Significant challenges and advances in space propulsion have occurred over the past ten years. The end of the Cold War had significant impacts, both positive and negative. Operational systems now have to operate well beyond their design life. Parts and technology obsolescence are having a significant impact, as are an aging workforce and limited opportunities to develop new systems. The advent of asymmetric warfare is fully upon us. The military has to pro - ject power anywhere on the globe. In addition, there is concern that U.S. space assets are vulnerable in this new world. Furthermore, changes in acquisition policy driven by incredible cost and schedule overruns on nearly every space acquisition program will have significant impacts on the future of propulsion.
Legacy spacelift vehicles have been replaced by systems such as this Atlas V. (United Launch Alliance/Karl Ronstrom
In spacelift, the U.S. once held nearly 80% of the launch market — today we hold only 20%. The legacy spacelift vehicles built upon the U.S.’s historical ICBM systems are gone and have been replaced by the Delta IV and Atlas V. A number of programs encountered numerous problems with parts and technology obsolescence — the significant downside of keeping some systems operational well beyond their intended lifetimes.

The U.S. has made great strides in technologies for space in the past 10 years. The Integrated High Payoff Rocket Propulsion Technology (IHPRPT) program has reached some significant milestones. Scramjet propulsion saw its first successful flight. Numerous physics-based modeling, simulation, and analysis efforts were started to address industry shortfalls when trying to design outside the empirical database of the past 50 years. Many commercial companies have tried their hand at entering the spacelift business with small, “cheap” launch vehicles. Microsatellites have been trying to get a foothold on space and appear to be making some headway. If we are to understand what the future of propulsion holds, we need to understand the recent past. The future holds many great opportunities, but just as many technical challenges.

Recent History

The goal of the IHPRPT program is to double U.S. rocket propulsion capability. IHPRPT is a cooperative effort among the Air Force, Navy, Army, NASA, and Office of the Secretary of Defense. IHPRPT is continuing to generate great technological advances that are leading to revolutionary capabilities. The Integrated Powerhead Demo (IPD) successfully demonstrated liquid oxygen/ liquid hydrogen (LOX/LH2) boost engine technologies that resulted in 100 missions between overhaul and 200-mission life capability for future LOX/LH2 engines. The first U.S.-built Hall Effect (electric propulsion) thruster is currently flying. Advances in solid propulsion technologies developed under the IHPRPT program are yielding greater than 50% increase in payloads for small launch vehicles.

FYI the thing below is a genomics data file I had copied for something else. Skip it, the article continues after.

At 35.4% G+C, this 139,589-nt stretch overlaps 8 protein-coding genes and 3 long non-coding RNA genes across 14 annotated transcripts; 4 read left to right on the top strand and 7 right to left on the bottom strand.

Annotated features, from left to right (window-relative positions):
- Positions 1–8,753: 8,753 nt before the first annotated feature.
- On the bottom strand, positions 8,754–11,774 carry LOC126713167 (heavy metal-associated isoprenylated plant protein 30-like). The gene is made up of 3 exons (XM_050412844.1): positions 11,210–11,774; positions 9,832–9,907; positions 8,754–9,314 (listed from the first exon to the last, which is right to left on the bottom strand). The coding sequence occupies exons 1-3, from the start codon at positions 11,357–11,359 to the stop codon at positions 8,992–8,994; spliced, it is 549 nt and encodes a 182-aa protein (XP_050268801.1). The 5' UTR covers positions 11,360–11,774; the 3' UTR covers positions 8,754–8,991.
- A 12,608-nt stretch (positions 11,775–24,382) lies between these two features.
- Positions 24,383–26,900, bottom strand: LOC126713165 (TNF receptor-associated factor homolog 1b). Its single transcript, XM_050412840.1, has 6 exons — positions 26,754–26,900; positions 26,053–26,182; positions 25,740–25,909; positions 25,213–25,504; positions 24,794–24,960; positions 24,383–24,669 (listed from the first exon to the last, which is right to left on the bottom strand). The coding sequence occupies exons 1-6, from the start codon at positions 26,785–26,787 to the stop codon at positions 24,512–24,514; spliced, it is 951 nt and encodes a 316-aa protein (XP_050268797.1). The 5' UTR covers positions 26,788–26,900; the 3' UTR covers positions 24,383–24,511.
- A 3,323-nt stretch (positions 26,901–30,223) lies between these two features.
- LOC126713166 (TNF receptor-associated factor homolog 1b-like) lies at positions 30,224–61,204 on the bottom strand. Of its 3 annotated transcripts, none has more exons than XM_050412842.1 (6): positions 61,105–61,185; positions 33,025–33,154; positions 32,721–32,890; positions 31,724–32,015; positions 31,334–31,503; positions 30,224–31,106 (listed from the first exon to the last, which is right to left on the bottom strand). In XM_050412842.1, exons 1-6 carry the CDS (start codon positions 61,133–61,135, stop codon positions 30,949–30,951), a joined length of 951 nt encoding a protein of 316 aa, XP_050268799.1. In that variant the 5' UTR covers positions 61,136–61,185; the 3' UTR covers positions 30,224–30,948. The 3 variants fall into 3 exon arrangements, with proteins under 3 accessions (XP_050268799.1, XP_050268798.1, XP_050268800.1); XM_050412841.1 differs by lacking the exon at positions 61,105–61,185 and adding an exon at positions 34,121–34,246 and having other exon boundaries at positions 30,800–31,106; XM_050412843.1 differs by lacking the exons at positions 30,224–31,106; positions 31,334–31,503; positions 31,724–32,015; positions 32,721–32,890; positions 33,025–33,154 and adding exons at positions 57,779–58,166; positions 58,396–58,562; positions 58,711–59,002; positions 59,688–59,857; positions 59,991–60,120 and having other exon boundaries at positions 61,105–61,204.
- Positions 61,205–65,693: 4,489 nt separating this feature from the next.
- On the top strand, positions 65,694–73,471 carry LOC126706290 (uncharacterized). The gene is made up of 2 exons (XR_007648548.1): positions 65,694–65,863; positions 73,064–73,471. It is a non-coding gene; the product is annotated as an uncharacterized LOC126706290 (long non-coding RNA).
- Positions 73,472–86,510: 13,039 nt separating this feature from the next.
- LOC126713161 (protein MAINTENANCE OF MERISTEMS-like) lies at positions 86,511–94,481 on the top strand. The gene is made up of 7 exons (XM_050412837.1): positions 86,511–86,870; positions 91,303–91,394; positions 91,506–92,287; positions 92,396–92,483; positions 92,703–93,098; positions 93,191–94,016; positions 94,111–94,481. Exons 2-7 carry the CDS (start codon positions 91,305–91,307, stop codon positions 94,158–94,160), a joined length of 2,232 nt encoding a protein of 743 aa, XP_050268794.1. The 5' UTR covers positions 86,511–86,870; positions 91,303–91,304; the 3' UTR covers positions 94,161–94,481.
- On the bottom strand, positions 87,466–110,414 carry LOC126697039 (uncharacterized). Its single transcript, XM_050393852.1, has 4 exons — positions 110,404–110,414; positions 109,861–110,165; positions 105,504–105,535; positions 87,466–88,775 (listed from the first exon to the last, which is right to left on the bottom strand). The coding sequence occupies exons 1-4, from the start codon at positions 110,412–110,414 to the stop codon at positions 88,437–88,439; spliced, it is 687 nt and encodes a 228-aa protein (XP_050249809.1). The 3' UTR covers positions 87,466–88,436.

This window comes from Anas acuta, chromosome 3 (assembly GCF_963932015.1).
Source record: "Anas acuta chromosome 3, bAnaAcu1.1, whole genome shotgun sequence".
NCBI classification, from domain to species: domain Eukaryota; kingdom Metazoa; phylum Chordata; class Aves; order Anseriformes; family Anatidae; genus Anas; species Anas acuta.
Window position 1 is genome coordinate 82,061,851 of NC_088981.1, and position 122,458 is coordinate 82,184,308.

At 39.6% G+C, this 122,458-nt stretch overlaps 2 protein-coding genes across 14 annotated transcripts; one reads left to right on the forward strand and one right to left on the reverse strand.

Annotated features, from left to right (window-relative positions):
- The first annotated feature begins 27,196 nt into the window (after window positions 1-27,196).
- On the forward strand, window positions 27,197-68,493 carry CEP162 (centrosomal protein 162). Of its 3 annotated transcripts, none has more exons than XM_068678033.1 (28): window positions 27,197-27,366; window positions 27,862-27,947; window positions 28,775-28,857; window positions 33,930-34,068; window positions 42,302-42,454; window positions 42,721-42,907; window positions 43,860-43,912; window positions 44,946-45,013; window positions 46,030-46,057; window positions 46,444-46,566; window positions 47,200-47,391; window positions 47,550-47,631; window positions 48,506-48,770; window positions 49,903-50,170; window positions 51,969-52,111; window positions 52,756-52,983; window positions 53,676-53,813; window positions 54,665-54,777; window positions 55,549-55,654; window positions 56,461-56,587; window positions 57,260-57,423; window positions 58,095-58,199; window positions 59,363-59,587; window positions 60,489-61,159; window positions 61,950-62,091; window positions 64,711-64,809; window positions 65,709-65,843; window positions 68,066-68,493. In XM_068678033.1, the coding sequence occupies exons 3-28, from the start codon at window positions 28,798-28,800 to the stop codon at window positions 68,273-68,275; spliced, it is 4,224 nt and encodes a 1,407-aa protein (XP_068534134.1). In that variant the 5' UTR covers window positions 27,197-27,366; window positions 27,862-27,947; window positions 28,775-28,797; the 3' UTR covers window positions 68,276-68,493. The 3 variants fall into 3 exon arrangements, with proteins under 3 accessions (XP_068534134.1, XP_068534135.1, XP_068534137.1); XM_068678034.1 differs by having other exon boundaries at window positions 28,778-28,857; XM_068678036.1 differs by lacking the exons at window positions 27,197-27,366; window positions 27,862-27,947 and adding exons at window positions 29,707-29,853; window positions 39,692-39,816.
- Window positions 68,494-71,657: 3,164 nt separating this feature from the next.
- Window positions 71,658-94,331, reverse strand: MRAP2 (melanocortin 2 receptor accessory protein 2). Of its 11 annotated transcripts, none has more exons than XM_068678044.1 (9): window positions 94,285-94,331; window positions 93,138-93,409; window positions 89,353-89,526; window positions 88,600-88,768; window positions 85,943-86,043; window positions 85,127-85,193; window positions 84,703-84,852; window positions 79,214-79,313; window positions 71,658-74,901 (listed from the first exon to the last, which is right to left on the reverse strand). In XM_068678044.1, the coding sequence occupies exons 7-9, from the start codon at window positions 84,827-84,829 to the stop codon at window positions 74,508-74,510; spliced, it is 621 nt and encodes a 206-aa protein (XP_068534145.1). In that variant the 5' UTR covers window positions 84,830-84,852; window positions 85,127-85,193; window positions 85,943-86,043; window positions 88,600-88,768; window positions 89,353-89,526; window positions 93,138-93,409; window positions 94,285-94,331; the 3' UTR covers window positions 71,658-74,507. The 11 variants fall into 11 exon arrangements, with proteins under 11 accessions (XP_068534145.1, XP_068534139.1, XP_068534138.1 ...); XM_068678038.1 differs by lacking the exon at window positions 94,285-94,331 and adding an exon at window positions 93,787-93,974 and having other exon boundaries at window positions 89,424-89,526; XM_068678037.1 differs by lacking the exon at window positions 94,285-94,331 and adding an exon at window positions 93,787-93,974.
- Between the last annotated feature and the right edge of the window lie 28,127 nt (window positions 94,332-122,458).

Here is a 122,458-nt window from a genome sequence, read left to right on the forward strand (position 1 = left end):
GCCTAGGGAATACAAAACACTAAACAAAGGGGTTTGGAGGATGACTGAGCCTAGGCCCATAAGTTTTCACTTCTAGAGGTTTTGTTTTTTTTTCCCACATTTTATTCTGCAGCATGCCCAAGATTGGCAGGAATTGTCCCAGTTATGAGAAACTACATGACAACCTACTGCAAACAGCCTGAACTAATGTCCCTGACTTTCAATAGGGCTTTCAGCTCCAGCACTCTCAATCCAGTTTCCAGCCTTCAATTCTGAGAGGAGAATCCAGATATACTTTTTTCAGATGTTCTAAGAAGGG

Hypersonics shows promise for future tactical and spaceflight applications. NASA flew the first U.S. liquid hydrogen scramjet engines in 2004 on their X-43 Hyper-X research vehicles. The scramjet engines on these vehicles were designed for operating durations of only a few seconds, at flight speeds of Mach 6.8 and 9.6. The Air Force Research Laboratory (AFRL) and the Defense Ad vanced Research Projects Agency (DARPA) are on schedule to fly the first X-51, a hydrocarbon-fueled scramjet test vehicle, in 2009. The X-51 will demonstrate the ability to transition over a range of Mach speeds. Accomplishing the X-51 program goals will require powered flight durations of several minutes.

Technology and component obsolescence has been a major problem since the end of the Cold War. Another fallout of the end of the Cold War was to keep systems flying two to three times beyond their design life. This exacerbates the parts obsolescence issue. Technology and component obsolescence will continue to be a challenge for the future.

Asymmetric warfare is another challenge. Many adversaries see the U.S. as the dominant power in the world and know they cannot compete head-to-head without going bankrupt. The U.S. depends heavily on its space assets and has learned a great deal since the first Gulf War 18 years ago. Commanders in the field know about space and want the capabilities space can provide, and they want it under their control. Adversaries see opportunity in the dependence on space capabilities. AFRL is developing the propulsion technologies to address warfighter needs for responsive spacecraft and responsive spacelift. The AFRL and the Air Force Space Command (AFSPC) have been working over the past seven years to develop the requirements, science, and technology to field a responsive, reusable launch vehicle.